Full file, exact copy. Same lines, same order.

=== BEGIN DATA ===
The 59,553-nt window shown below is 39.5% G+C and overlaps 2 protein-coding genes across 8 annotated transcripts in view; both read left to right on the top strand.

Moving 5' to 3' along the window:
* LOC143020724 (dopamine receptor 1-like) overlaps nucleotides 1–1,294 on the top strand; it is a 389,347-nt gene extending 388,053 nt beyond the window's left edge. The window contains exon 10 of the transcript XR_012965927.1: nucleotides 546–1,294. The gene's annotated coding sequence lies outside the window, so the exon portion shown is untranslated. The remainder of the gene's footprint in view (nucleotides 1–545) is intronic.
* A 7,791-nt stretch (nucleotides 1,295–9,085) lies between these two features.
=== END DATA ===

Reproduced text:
The 59,553-nt window shown below is 39.5% G+C and overlaps 2 protein-coding genes across 8 annotated transcripts in view; both read left to right on the top strand.

Moving 5' to 3' along the window:
* LOC143020724 (dopamine receptor 1-like) overlaps nucleotides 1–1,294 on the top strand; it is a 389,347-nt gene extending 388,053 nt beyond the window's left edge. The window contains exon 10 of the transcript XR_012965927.1: nucleotides 546–1,294. The gene's annotated coding sequence lies outside the window, so the exon portion shown is untranslated. The remainder of the gene's footprint in view (nucleotides 1–545) is intronic.
* A 7,791-nt stretch (nucleotides 1,295–9,085) lies between these two features.